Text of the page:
Another embodiment of the invention is directed to a method for forming an optically interrogated and photothermally excited mass sensor. The method includes depositing a first reflective layer on a transparent substrate, forming support posts on the first reflective layer with a sacrificial material between the support posts, depositing reflective material on the supports posts and the sacrifical material to form a microbridge, dissolving the sacrificial material, and depositing a chemoselective material on the microbridge.

Further details will be apparent from reviewing the following drawings and description.

BRIEF DESCRIPTION OF THE DRAWINGS

FIG. 1 illustrates a mass sensor in accordance with an embodiment of the invention.

FIG. 2 illustrates mass sensors of varying sizes in accordance with embodiments of the invention.

FIG. 3 is a graph illustrating microcavity interferometry modes measured from an etalon cavity formed by a gold microbridge and a reflective gold layer on a substrate in accordance with an embodiment of the invention.

FIG. 4A illustrates expansion of the microbridge in a mass sensor in accordance with an embodiment of the invention.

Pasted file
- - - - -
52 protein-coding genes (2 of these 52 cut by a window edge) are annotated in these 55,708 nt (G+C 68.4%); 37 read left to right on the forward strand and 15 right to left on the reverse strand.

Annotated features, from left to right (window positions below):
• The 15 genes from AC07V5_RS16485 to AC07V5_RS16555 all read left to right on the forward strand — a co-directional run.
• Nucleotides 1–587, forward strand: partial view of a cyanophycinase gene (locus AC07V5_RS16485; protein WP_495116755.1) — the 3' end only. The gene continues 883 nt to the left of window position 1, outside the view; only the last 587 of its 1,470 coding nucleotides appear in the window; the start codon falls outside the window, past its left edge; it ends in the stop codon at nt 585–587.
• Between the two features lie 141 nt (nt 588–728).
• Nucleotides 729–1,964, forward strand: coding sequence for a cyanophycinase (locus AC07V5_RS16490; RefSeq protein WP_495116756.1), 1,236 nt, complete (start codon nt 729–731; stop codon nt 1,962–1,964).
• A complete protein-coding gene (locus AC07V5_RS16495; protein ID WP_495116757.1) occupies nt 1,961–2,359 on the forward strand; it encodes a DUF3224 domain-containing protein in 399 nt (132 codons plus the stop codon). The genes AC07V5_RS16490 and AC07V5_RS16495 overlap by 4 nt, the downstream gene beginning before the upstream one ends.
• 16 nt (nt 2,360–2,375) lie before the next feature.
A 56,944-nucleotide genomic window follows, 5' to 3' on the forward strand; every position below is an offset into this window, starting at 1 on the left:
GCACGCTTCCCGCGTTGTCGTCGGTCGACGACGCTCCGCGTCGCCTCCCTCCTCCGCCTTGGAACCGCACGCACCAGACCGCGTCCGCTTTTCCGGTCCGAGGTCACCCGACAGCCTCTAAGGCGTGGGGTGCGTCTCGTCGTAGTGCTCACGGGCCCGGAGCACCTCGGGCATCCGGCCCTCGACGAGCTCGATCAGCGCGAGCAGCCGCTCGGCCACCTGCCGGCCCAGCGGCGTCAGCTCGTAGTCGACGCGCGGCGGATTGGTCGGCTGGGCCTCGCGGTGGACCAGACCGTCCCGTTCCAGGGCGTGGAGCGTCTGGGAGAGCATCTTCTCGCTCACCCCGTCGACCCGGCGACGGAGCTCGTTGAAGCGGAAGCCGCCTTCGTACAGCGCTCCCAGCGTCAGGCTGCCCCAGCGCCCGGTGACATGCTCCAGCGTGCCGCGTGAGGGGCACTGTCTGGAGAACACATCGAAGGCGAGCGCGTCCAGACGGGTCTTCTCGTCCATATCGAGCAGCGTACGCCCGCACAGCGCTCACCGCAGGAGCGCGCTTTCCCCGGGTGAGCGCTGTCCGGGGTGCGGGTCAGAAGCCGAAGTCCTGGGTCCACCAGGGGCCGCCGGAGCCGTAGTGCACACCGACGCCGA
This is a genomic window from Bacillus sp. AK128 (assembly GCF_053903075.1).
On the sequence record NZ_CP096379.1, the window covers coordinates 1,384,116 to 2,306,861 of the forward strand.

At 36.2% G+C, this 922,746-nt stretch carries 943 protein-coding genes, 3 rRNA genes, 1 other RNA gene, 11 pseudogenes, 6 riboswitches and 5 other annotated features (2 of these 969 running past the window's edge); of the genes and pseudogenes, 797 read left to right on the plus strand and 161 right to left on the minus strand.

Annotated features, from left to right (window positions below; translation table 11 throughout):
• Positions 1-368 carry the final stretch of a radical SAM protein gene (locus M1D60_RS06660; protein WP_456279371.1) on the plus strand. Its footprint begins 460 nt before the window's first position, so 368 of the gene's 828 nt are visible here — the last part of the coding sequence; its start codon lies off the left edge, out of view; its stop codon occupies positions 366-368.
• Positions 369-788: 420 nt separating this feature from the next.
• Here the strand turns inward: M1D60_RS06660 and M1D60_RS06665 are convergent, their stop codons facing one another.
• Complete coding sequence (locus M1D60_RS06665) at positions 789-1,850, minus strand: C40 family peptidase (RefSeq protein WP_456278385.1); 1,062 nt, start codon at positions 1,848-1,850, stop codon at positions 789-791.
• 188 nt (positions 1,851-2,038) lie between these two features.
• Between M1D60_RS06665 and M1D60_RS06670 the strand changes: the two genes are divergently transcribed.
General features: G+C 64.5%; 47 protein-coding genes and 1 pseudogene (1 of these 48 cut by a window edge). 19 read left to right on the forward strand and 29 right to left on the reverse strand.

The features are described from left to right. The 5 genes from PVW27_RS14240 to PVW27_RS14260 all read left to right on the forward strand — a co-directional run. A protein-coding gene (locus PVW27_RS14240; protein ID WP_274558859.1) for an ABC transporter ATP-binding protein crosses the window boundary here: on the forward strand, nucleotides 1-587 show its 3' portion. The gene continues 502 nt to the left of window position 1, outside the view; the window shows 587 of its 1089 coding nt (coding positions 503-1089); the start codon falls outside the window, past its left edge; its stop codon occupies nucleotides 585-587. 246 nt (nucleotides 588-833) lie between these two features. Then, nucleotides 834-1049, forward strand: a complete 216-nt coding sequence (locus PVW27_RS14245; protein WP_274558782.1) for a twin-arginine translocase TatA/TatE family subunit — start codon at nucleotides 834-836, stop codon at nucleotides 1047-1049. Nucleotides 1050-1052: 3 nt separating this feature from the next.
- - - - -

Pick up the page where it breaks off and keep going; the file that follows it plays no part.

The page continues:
FIG. 4B demonstrates the use of mass sensors in accordance with an embodiment of the invention to detect toluene.

FIG. 5A illustrates the mechanical spectrum of a 100 micron long microbeam coated with polyisobutylene in accordance with an embodiment of the invention exposed to toluene with the readout laser tuned to 1572 nm.

FIG. 5B is an expanded view of a portion of FIG. 5A.

FIG. 6 shows plots of the resonant frequency versus time measured by a mass sensor according to an embodiment of the invention as the target chemical is turned on and off in a flow.

DETAILED DESCRIPTION OF EMBODIMENTS OF THE INVENTION

FIG. 1 illustrates a sensor 10 in accordance with an embodiment of the invention. The sensor includes a microbeam coated with a chemoselective polymer to detect the presence of a volatile organic compound using an all-optical technique. In this example, the sensor uses a bridge design. The sensing procedure is based on detecting a shift in the resonant frequency of the microbridge induced by the absorption of chemical vapors by the chemoselective polymer.

A microbridge is fabricated on a transparent substrate 12 such as sapphire or a thin silicon wafer. The fabrication begins with an unpatterned deposition of a base layer 14 that bonds a gold layer 16 to the substrate 12. The base layer 14 can be about 3 nanometers of titanium, chrome, or nickel. The gold layer 16 is approximately 5 nanometers in thickness. The base layer 14 and the gold layer 16 form a bottom reflector 18. The bottom reflector 18 can be deposited by e-beam evaporation and is about 80% reflective at the 980 nm and 1550 nm wavelengths.

Photolithography, electroplating, and lift-off techniques are used to form gold posts 20 and 22 and a sacrificial layer of material such as polymethylglutarimide (PMGI) in the region between the posts.